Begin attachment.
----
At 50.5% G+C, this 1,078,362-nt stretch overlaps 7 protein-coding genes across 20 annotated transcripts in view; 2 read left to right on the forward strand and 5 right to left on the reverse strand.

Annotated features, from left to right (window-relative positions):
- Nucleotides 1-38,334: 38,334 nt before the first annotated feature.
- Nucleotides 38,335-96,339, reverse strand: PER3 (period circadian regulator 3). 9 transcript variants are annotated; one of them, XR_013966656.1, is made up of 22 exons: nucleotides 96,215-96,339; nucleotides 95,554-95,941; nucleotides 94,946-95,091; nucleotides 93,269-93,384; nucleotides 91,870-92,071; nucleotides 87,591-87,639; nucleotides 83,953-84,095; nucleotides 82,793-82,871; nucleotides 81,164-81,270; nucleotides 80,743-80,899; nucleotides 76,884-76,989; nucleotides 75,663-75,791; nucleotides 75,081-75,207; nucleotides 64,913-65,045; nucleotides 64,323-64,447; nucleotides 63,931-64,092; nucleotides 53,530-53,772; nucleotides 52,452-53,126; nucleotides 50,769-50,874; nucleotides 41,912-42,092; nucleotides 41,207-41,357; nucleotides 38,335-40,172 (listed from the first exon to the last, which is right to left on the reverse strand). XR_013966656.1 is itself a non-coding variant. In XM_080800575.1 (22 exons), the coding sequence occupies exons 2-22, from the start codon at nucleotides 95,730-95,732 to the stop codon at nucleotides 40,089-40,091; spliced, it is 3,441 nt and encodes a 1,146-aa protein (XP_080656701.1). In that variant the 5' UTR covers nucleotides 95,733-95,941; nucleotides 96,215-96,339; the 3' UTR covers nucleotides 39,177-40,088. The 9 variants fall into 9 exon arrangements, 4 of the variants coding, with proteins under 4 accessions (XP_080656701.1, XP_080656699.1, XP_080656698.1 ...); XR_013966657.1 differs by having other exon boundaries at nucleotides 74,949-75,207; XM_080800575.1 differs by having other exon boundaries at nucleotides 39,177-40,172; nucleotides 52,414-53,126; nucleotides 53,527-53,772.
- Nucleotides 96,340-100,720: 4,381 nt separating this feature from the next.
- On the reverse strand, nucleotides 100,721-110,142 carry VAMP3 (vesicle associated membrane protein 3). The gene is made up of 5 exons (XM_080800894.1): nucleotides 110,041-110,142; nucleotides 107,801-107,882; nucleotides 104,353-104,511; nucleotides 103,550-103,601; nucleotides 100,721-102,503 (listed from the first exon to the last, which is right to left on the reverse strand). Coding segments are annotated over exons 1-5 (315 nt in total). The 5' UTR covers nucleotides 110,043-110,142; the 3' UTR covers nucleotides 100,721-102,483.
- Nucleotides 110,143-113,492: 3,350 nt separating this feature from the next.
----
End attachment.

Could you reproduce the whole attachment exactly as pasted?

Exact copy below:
At 50.5% G+C, this 1,078,362-nt stretch overlaps 7 protein-coding genes across 20 annotated transcripts in view; 2 read left to right on the forward strand and 5 right to left on the reverse strand.

Annotated features, from left to right (window-relative positions):
- Nucleotides 1-38,334: 38,334 nt before the first annotated feature.
- Nucleotides 38,335-96,339, reverse strand: PER3 (period circadian regulator 3). 9 transcript variants are annotated; one of them, XR_013966656.1, is made up of 22 exons: nucleotides 96,215-96,339; nucleotides 95,554-95,941; nucleotides 94,946-95,091; nucleotides 93,269-93,384; nucleotides 91,870-92,071; nucleotides 87,591-87,639; nucleotides 83,953-84,095; nucleotides 82,793-82,871; nucleotides 81,164-81,270; nucleotides 80,743-80,899; nucleotides 76,884-76,989; nucleotides 75,663-75,791; nucleotides 75,081-75,207; nucleotides 64,913-65,045; nucleotides 64,323-64,447; nucleotides 63,931-64,092; nucleotides 53,530-53,772; nucleotides 52,452-53,126; nucleotides 50,769-50,874; nucleotides 41,912-42,092; nucleotides 41,207-41,357; nucleotides 38,335-40,172 (listed from the first exon to the last, which is right to left on the reverse strand). XR_013966656.1 is itself a non-coding variant. In XM_080800575.1 (22 exons), the coding sequence occupies exons 2-22, from the start codon at nucleotides 95,730-95,732 to the stop codon at nucleotides 40,089-40,091; spliced, it is 3,441 nt and encodes a 1,146-aa protein (XP_080656701.1). In that variant the 5' UTR covers nucleotides 95,733-95,941; nucleotides 96,215-96,339; the 3' UTR covers nucleotides 39,177-40,088. The 9 variants fall into 9 exon arrangements, 4 of the variants coding, with proteins under 4 accessions (XP_080656701.1, XP_080656699.1, XP_080656698.1 ...); XR_013966657.1 differs by having other exon boundaries at nucleotides 74,949-75,207; XM_080800575.1 differs by having other exon boundaries at nucleotides 39,177-40,172; nucleotides 52,414-53,126; nucleotides 53,527-53,772.
- Nucleotides 96,340-100,720: 4,381 nt separating this feature from the next.
- On the reverse strand, nucleotides 100,721-110,142 carry VAMP3 (vesicle associated membrane protein 3). The gene is made up of 5 exons (XM_080800894.1): nucleotides 110,041-110,142; nucleotides 107,801-107,882; nucleotides 104,353-104,511; nucleotides 103,550-103,601; nucleotides 100,721-102,503 (listed from the first exon to the last, which is right to left on the reverse strand). Coding segments are annotated over exons 1-5 (315 nt in total). The 5' UTR covers nucleotides 110,043-110,142; the 3' UTR covers nucleotides 100,721-102,483.
- Nucleotides 110,143-113,492: 3,350 nt separating this feature from the next.